Reflections from Digital Health Rewired 2023

After the novelty and delight of 2022’s Digital Health Rewired being the first major UK in-person event since the beginning of the pandemic, this year’s Rewired came back down to earth. The focus was on the reality of difficult challenges being faced, how to take the opportunities presented by recent major reorganisations, and the impact of the move to more collaborative ways of working.

Facing up to realities and uncertainties

A lot has happened in the year since the last Digital Health Rewired event and perhaps the timing of the 2023 conference was a little early for the ramifications and opportunities to have fully emerged. The consolidation of NHS Digital, NHSX and Health Education England has brought digital transformation back into the heart of the Health Service but these momentous movements have yet to fully bed in.

Across the country frontline service providers are also busy implementing the Integrated Care Board and Integrated Care System concepts ushered in by April 2022’s Health and Care Act. The fact that this year’s event coincided exactly with the March 14-15th Junior Doctors’ strike emphasised that day to day workforce and waiting list challenges still loom large and provide the backdrop to the seismic organisational changes under way.

A move from competition to collaboration, tailored to local needs

In her keynote former Health Secretary the Rt Hon Patricia Hewitt looked at how ICBs could make collaboration between disparate organisations a reality to better reflect the needs of local communities. She used the delivery of IT at NHS Norfolk and Waveney ICB as an example of the opportunities and challenges such as the real complexity of joining up clinical and non-clinical services.

She saw partnerships as critical to meet the urgent need to transition from competition to collaboration using digital as the lever to enable change, with shared data powering effective system delivery, organised around the needs of the local patients and communities, rather than institutions driven by implementing a single national ‘best practice model’.

Difference as an opportunity

Patricia Hewitt noted that the needs, history and culture of each ICS is different but that difference should be seen as a good and an opportunity so that each ICS will be responsive to the needs of the communities it serves. This theme was echoed by Dr Paul Jones, chief digital information officer at Leeds Teaching Hospitals NHS Trust who saw the ICS structure offering communities a way forward, but noted that there would be wide variations in digital maturity both within an ICS and between different ICSs.

Jones also reported that only half of executive teams around the country have a CIO but that such roles, even at a time of recruitment crises and a 30% squeeze on ICS budgets, are vital and that they and senior clinicians need to be included as digital transformation plans are written for ICSs. He gave the example of Leeds CNIO, Sarah Hanbridge's work, who on joining rapidly established a clear digital agenda enabling Leeds to include colleagues and bring staff with them on the digital journey.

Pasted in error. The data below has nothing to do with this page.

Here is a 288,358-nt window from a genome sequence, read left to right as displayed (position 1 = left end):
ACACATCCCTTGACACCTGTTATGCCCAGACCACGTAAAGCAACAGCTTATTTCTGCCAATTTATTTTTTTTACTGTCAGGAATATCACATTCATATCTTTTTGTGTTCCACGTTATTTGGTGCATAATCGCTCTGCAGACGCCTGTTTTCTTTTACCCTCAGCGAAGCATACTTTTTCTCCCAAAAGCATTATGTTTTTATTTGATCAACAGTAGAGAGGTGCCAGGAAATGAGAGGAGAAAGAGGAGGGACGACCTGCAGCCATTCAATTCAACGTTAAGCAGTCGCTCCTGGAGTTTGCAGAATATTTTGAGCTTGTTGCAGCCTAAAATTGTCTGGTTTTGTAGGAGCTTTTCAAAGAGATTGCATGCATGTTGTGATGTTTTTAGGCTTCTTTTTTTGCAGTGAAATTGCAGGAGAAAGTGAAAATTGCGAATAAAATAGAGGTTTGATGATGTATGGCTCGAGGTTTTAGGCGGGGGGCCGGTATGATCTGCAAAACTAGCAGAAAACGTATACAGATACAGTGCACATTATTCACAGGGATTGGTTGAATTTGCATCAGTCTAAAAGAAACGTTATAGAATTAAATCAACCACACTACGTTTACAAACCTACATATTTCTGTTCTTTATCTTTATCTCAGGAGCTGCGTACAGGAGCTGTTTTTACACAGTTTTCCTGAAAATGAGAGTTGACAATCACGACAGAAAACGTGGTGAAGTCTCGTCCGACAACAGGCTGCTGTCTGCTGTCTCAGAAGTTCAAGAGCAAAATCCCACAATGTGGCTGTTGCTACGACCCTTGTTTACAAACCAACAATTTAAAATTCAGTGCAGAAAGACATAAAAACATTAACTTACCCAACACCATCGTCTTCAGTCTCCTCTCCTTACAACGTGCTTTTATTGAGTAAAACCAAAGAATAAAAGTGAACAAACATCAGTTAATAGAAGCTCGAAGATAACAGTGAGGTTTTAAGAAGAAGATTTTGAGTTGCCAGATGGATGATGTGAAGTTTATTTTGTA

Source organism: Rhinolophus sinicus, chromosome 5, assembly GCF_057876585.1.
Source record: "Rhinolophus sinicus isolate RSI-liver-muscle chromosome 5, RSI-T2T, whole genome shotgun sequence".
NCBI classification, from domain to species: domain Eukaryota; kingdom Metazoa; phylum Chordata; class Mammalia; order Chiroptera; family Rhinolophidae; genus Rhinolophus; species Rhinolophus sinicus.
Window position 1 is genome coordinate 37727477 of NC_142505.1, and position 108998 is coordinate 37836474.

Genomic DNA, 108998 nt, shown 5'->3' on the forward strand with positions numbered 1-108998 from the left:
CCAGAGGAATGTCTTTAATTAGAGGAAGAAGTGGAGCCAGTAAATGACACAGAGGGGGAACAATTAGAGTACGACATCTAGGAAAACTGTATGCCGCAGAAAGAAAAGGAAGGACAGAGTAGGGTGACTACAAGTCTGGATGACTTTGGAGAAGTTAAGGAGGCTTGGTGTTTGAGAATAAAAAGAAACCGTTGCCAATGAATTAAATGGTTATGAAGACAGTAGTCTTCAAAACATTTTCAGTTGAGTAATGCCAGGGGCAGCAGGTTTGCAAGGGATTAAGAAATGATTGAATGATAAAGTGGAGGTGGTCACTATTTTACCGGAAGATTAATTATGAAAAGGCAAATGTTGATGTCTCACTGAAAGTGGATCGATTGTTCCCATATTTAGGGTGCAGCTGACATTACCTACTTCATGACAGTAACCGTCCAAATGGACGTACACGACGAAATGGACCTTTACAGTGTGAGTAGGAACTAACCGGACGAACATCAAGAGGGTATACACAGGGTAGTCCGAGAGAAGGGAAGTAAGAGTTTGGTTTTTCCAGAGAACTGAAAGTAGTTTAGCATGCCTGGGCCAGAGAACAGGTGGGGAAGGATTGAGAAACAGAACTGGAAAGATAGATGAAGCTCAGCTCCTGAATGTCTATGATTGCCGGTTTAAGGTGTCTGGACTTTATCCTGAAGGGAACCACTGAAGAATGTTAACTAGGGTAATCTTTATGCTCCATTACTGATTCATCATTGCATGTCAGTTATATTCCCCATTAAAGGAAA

Digital Identity Maturity Assessment – Addressing differing levels of digital maturity

Numerous presentations and case studies throughout the event made it clear that the baseline for future success is to identify and understand the different levels of digital identity maturity across all the disparate organisations within an ICS. Responding to the NHS’s What Good Looks Like framework, Imprivata developed the Digital Identity Framework 3 years ago to help organisations put together their own digital transformation roadmaps. Building on this initiative, this year at the show Imprivata launched our Digital Identity Maturity Model which helps organisations to map current tools and processes to the five stages of digital maturity. It enables Trusts to prioritise investment to achieve a unified and comprehensive programme, not only across an organisation, but throughout an ICS.

As part of the launch Imprivata is also making available our Digital Identity Maturity Assessment, which enables organisations to quickly assess the effectiveness of current digital ID strategy. The assessment provides customised recommendations for improving access, security and compliance.

Based on what we saw at the event, we think the assessment tool has come at the perfect moment to help an ICB assess the digital maturity levels across an ICS. As budgets remain tight DIMA helps to show where investments have been made and where resources need directing. Education may be required to bring staff up to speed in one area, while other parts of the ICS might have already innovated and be able to provide guidance to their new colleagues. The tool will help make effective collaboration possible and ensure that there are no digital gaps which hamper the delivery of joined up services to local communities.

To find out more about the free DIMA tool and to see how it can be used to assess digital maturity across your own organisation visit: